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Chapter 2

This webpage reproduces a chapter of
Indian Wars in North Carolina

by
E. Lawrence Lee


The Carolina Charter
Tercentenary Commission
Raleigh, 1963

The text is in the public domain.

This page has been carefully proofread
and I believe it to be free of errors.
If you find a mistake though,
please let me know!


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Chapter 4

This site is not affiliated with the US Military Academy.

p14 Chapter III

Early Indian Wars 1663‑1711

The first permanent English inhabitants of North Carolina came down from Virginia about 1660 and occupied the area to the north of Albemarle Sound, which was then called Albemarle County. For some years they were few in number, and fortunately for them so were the Indians. Only the Chowanoc were strong enough at the time to have turned them back, but by a treaty made in 1663, that tribe agreed to peace. The settlers who came to the Cape Fear region shortly thereafter were not so fortunate.

The earliest recorded visit of the English to Cape Fear occurred in the fall of 1662 when William Hilton, representing a group of New Englanders interested in settling in the south, explored the river and its northeast branch. During the course of his visit Hilton came into contact with less than 100 Indians and these he considered to be weak and timid people. Hilton was impressed with the Cape Fear country and, according to the custom of the time, he purchased the land from the natives in the name of those he represented. Soon thereafter a number of New Englanders came down to Cape Fear to settle but returned north after only a short stay. Why they left is not known definitely, but some seventy years later a writer explained that they had been driven away by the local Indians. A hasty departure is indicated by the fact that they left behind their cattle and swine. They also left a note on a post advising others not to settle there.

In the summer of 1663, Hilton returned to the Cape Fear River to explore it again for a group on the far‑away island of Barbados. This time he also went up the northwest branch, p15as well as the northeast, and found the Indians to be more numerous and more spirited than on his previous visit. He again purchased the land from the natives, this time in the name of the Barbadians, and sailed away to make another glowing report of the region.

In May, 1664, settlers again arrived in the Cape Fear country which had been named Clarendon County. Within a year or two the scattered homestead of colonists from Barbados, and of others from New England and elsewhere, stretched along the river for a distance of sixty miles. For awhile it appeared that this attempt at settlement would succeed, but it did not. For various reasons the colony was neglected by the Lords Proprietors and by those on the island of Barbados who had been expected to support it. Before the end of 1666, the inhabitants of Clarendon County found themselves in serious difficulties for want of supplies. And they added to their troubles by abusing the Indians. It was said, a half-century later, the settlers had seized and sent away Indian children "under Pretense of instructing them in Learning and the Principles of the Christian Religion." More likely, they were sent away as slaves. But whatever the reason, the natives resented the taking of their children and showed their resentment by turning in violence on the whites.

In the Clarendon County War that followed, the colonists had the advantage of firearms to use against the primitive bows and arrows of the natives. The Indians, however, found a strong ally in their determination to rid themselves of the white intruders. They relentlessly continued to attack the colonists and their property until the colonists finally gave up in desperation and abandoned the settlement in 1667. The region once again became Indian country and remained so for many years.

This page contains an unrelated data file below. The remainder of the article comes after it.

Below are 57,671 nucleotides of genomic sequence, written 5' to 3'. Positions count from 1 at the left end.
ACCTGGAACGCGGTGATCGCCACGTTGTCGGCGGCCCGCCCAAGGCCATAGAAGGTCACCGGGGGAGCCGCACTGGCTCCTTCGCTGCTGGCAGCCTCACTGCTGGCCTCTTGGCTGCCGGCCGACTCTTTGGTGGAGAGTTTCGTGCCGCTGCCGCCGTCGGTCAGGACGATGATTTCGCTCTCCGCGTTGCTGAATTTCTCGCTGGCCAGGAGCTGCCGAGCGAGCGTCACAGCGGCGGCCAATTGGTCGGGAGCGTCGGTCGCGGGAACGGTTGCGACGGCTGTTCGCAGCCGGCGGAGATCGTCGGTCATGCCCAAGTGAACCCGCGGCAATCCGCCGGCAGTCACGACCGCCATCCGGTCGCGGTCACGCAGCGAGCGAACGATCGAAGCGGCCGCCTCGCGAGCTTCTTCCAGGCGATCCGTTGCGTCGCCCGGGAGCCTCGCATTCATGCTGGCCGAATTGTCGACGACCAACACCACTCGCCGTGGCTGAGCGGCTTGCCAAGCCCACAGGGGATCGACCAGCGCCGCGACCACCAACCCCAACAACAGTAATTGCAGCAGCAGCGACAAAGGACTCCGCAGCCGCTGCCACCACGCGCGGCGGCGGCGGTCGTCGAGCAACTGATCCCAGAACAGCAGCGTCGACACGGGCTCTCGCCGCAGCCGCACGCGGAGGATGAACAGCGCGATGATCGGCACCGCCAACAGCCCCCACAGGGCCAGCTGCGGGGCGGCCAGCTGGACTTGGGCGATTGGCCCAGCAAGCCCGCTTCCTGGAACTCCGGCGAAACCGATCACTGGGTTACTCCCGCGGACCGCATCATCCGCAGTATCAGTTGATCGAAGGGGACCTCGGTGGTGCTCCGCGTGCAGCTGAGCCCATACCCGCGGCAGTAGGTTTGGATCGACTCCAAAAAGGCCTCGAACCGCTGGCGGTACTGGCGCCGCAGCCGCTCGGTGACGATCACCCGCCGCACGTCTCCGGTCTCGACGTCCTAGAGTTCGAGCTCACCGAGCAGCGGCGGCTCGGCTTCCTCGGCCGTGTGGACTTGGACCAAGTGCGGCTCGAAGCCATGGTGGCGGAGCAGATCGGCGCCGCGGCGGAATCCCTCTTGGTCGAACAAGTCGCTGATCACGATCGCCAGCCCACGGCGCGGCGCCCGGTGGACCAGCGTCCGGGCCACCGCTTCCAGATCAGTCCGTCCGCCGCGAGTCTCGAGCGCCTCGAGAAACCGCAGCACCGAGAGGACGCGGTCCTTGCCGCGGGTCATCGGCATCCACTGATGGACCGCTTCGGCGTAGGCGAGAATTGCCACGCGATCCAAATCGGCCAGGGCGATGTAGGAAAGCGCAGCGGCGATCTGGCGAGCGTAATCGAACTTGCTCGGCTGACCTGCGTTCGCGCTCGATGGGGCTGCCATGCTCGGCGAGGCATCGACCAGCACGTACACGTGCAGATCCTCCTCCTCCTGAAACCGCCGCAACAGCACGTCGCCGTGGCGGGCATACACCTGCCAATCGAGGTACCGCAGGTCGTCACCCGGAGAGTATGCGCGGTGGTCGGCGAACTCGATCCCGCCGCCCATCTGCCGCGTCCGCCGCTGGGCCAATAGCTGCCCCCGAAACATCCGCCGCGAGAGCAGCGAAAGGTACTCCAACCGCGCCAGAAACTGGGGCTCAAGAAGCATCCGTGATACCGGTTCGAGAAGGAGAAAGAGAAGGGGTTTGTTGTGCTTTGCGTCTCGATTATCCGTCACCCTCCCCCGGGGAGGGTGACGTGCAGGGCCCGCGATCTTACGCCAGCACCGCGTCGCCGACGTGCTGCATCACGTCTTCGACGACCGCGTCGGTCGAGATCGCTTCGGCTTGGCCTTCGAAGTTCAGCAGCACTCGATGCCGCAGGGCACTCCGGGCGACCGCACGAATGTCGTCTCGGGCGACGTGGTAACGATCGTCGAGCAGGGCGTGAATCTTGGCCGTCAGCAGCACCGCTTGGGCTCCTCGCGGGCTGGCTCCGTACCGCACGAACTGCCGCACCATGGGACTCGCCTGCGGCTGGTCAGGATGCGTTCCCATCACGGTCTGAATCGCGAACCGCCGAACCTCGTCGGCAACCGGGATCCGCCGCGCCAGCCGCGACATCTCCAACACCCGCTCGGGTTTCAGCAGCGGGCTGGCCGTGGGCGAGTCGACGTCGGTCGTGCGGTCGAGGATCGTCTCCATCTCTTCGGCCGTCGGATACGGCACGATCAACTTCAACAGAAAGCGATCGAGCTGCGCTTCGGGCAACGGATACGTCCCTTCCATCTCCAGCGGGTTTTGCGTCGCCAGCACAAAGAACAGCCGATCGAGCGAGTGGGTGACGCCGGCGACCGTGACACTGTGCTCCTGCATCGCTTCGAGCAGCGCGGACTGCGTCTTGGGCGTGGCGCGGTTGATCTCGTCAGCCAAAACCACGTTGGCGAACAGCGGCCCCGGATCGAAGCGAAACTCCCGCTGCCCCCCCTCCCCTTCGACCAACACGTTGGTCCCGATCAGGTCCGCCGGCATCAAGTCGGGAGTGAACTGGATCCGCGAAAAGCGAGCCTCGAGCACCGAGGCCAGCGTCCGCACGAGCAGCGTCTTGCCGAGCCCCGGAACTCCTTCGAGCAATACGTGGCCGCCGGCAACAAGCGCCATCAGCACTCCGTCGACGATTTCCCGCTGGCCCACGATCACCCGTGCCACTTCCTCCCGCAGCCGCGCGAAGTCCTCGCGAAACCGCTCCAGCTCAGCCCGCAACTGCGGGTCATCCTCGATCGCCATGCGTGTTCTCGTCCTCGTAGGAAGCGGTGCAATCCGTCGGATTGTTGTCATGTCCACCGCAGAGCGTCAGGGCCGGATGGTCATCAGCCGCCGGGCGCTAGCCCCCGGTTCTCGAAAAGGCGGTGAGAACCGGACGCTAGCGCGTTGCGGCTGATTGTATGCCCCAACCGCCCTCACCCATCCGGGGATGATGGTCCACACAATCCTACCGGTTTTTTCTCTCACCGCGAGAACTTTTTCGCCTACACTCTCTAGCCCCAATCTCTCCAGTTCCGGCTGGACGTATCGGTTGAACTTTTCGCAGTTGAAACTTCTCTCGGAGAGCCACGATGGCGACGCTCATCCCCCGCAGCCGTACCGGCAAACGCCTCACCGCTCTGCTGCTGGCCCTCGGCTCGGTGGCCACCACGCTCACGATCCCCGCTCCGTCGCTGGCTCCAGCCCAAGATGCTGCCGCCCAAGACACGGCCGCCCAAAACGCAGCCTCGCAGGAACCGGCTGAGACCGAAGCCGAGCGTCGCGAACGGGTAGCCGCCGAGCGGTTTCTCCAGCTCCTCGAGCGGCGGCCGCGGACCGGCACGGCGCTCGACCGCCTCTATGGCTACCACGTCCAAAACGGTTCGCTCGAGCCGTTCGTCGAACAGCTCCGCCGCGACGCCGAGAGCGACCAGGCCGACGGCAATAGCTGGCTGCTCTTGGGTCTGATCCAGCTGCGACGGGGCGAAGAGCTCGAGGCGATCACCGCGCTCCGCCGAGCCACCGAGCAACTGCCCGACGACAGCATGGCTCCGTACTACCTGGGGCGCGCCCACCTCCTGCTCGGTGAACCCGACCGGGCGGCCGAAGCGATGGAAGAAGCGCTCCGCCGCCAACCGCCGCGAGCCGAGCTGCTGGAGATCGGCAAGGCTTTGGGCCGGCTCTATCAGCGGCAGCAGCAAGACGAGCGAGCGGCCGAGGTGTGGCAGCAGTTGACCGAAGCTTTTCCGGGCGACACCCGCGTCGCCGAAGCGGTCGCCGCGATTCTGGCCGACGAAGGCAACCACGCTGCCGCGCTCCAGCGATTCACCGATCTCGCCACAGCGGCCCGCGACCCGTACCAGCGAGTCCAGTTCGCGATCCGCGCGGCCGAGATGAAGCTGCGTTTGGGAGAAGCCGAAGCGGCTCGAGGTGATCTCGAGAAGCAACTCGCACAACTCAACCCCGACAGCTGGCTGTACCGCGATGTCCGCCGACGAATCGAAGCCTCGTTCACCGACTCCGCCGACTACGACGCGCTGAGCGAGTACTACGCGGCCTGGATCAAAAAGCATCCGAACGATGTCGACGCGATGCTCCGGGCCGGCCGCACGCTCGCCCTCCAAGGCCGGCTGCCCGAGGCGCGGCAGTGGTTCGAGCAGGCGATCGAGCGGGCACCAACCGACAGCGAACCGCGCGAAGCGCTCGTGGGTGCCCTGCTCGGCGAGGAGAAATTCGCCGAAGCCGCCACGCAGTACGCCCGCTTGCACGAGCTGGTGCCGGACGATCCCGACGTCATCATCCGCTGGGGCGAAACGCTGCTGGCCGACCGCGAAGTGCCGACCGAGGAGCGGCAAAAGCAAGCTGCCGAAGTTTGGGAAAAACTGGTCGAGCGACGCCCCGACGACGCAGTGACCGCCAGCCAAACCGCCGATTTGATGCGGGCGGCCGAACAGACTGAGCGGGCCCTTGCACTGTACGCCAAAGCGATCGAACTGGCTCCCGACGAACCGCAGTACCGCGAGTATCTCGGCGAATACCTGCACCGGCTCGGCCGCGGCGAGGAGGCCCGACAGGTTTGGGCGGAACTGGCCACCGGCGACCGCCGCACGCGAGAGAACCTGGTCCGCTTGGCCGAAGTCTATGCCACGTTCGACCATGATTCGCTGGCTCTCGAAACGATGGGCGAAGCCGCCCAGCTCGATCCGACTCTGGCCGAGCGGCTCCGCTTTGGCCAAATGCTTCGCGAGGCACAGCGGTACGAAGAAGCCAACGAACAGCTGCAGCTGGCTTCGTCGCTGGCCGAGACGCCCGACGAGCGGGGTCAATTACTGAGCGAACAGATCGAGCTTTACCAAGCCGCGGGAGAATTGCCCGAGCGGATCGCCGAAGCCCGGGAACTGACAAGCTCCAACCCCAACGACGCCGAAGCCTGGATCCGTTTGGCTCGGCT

Along with their homes and fields, the Clarendon colonists p16left behind natives with bitter memories. For many years, they showed this bitterness by abusing whites unfortunate enough to be shipwrecked on the shores of Cape Fear. By the 1690's, though, the Cape Fear Indians had become so troubled by attacks from other tribes that they appealed to the government of Carolina for protection. This protection was granted on the condition that the Indians treat shipwrecked refugees with better care in the future. This agreement marked the renewal of friendly relations between the Cape Fear Indians and the whites which lasted for many years.

Except for a possible minor outbreak in 1666, the people of Albemarle County were spared the horror of Indian warfare until about 1675. At that time certain of the Indians of Virginia were in conflict with the settlers there and persuaded the Chowanoc that they should drive the whites from Albemarle County. Ignoring the treaty of friendship of 1663, the Chowanoc turned on the settlers and in the war that followed, both sides suffered heavy losses. The Indians were faced with the awesome guns of the whites while the settlers, in their isolated homesteads, lived in constant fear of attack. Too, Indians "haunting" the forests made travel a dangerous venture. The Chowanoc War had dragged on for about two years when the tide of victory turned in favor of the colonists with the arrival of a ship laden with arms and ammunition. The complete defeat of the Chowanoc followed in the summer of 1677. They were then moved from their ancestral home on the Meherrin River to a reservation on Bennett's Creek.

For many years the colonists did not venture far from the coast, but they did gradually expand their area of occupation southward. Because roads were few, or non‑existent, the settlers sometimes by‑passed extensive areas to establish their p17homes on the banks of the next navigable stream that would provide them with a convenient means of transportation.